Les Voiles de St Tropez marks the end of the Mediterranean season for many, with this year's regatta bringing a near-perfect mix of conditions for the 300 competing yachts. See our gallery from last week, and onboard video from Velsheda

It’s hard to be a show-stopper at Les Voiles de St Tropez. The entire regatta seems designed to pit some of the world’s most eye-catching yachts against one another in a week-long nautical fashion parade. In a town where la promenade is everything, the classics vie for attention with the shiniest newcomers of the Wally fleet on the dock, while the bay is dotted with superyachts (check out our gallery of some of the stunning competing yachts above).

For many the regatta wraps up the 2016 European season. This year the late September weather held to produce a week-long regatta with a near-perfect mix of conditions, ranging from light breezes and sunshine to full-on champagne sailing conditions with 20-knot winds, with only one day’s racing lost for any classes and a single day smattering of rain to dampen spirits.

J Class competition

Two boats, however, drew more attention than almost any other at this year’s St Tropez, the J Class yachts Velsheda and Lionheart. Moored stern-to in the harbour (in itself no small feat of seamanship for any of the large yachts, and especially challenging for Velsheda without bow thrusters) the Js drew a crowd a dozen deep every time they return to shore.

I was lucky enough to step aboard Velsheda for a day (see video below). The 1933 design was racing – at her owner’s request – in IRCA against a mixed fleet that included Rambler 88, Leopard, Spectre, and the newly launched 130ft Reichel-Pugh My Song. They were joined by Lionheart, while the class also calculated results under its own rating system.

©María Muiña : Sailingshots.es / Les Voiles de St Tropez

©María Muiña : Sailingshots.es / Les Voiles de St Tropez

“We had to make the choice of whether we just had two boats on the startline match racing each other, or whether we threw in another 16,” explains Velsheda’s tactician Tom Dodson. “The owner seems to like the pressure. And it gives us a good chance to get a jump on Lionheart, which we sometimes need, just to get some traffic in between us.”

On Wednesday, the traffic counted against Velsheda, as the 60ft WallyNo, looking positively petite compared to the rest of the field, snuck through inside Velsheda, allowing Lionheart to get away on a reaching, port-tack start. For the rest of the week, however, Velsheda had the upper hand, adding two more wins to take the J Class regatta win.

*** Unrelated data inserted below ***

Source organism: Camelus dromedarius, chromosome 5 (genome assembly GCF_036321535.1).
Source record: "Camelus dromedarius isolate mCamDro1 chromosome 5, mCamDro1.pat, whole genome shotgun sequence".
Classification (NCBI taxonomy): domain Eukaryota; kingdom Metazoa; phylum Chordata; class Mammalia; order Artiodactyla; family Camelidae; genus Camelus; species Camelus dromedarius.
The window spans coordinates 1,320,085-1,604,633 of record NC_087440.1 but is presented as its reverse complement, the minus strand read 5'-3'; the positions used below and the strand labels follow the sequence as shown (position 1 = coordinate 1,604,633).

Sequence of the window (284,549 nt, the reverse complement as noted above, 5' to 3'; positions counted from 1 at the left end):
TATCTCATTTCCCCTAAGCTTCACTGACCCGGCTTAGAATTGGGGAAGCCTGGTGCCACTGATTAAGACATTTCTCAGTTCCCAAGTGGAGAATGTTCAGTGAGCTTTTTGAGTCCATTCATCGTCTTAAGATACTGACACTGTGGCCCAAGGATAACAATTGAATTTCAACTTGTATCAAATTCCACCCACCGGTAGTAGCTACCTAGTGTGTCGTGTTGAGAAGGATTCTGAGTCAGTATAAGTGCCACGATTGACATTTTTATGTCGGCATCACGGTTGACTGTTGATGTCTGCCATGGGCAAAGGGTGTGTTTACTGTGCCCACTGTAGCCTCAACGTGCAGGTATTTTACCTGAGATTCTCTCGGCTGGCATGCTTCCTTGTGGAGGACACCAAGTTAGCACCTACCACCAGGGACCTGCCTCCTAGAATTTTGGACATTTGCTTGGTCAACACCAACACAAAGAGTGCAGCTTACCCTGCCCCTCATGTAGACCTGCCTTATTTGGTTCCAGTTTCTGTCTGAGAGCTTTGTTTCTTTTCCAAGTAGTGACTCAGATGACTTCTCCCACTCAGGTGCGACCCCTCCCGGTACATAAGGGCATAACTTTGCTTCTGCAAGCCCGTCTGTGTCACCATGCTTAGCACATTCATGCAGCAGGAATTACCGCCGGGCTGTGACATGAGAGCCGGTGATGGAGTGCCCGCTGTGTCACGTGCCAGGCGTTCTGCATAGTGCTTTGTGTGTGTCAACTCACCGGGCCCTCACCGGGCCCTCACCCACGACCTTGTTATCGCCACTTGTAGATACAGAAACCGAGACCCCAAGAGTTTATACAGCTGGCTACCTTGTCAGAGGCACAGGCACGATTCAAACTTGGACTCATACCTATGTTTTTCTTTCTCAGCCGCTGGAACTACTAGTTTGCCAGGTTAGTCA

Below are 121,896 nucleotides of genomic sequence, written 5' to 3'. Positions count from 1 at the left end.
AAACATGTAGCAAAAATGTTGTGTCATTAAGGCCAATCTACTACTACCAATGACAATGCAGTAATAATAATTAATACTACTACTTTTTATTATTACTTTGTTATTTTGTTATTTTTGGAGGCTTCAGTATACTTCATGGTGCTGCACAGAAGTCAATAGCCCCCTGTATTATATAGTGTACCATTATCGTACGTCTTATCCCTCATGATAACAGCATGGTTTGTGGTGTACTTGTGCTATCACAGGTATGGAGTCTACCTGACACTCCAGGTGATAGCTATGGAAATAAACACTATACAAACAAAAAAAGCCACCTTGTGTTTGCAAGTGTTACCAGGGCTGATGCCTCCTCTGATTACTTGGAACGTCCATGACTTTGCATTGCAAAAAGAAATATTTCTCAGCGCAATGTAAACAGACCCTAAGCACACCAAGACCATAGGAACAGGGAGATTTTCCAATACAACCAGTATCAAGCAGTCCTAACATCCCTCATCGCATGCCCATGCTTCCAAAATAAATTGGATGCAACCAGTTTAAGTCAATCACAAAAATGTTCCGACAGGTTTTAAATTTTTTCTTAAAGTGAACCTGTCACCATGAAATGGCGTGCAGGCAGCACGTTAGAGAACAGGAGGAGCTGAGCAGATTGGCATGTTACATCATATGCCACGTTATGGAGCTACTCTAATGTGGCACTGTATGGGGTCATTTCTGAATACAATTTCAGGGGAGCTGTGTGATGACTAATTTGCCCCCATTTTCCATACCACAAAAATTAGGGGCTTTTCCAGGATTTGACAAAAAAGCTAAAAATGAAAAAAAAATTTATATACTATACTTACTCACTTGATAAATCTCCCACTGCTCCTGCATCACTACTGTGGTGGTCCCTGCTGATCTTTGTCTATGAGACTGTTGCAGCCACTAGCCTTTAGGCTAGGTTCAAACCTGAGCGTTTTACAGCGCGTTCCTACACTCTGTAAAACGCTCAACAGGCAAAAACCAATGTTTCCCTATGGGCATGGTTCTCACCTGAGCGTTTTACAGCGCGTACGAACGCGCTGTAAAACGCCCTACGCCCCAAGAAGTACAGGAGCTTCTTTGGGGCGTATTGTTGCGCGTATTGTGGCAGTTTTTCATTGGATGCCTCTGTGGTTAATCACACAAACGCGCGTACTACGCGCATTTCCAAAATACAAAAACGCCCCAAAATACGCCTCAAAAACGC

The big fleet racing is something the J Class fleet are preparing to get used to – at St Tropez there was much talk about plans for 2017, which is likely to see seven or even eight Js lining up against one another for the World Championship in Bermuda next year. “One of the challenges in St Tropez was that we were starting against a very wide variety of boats, most of them a lot more manoeuvrable than your average J Class boat. And a lot of them didn’t always seem that sure of what they were doing!” comments Campbell Field, Velsheda’s navigator.

“It’s a bit nerve-wracking. But in a fleet of seven or eight Js, all of the guys in charge of these boats are highly skilled and they understand the limits and constraints of all the other boats. It’ll be aggressive racing, but it will also be done with a great deal of respect for what the boats are capable of.”

30/09/2016, Saint-Tropez (FRA,83), Voiles de Saint-Tropez 2016, Day 5

30/09/2016, Saint-Tropez (FRA,83), Voiles de Saint-Tropez 2016, Day 5

To see and be seen

But St Tropez’s busy, buzzy atmosphere is a huge part of its appeal. The regatta is unique in attracting an entry that ranges from 120-year-old museum pieces to the latest Wally Cento Galateia. It also sees professional skippers such as Sébastien Audigane swop carbon fibre racing machines for wooden classics (in Audigane’s case, the 1908 Fife-designed 15 Metre, Mariska, who he steered to a conclusive victory). To add to the mix this year even a Groupe Edmond de Rothschild foiling GC32 was zipping across the bay.

The big winners of the week included Moonbeam IV, who won the Rolex Trophy, and the Wally Open Season, who not only won the BMW Trophy but also rounded off an overall season win in the Wally class. Leopard took IRCA, just ahead of Velsheda, while Mariska came out top in the competitive 15 Metre fleet.

Thursday saw 20 individual ‘challenges’ contested, including the traditional Club 55 Cup, this year won by Eugenia, as well as mini-races held for modern designs such as the CNB designs, and brand new ClubSwan 50s. For others it was a layday – the J Class among those that remained ashore. “We don’t do challenges on Thursday,” was the comment onboard Velsheda, “we do lunch.”

Look out for a full report in the December issue of Yachting World.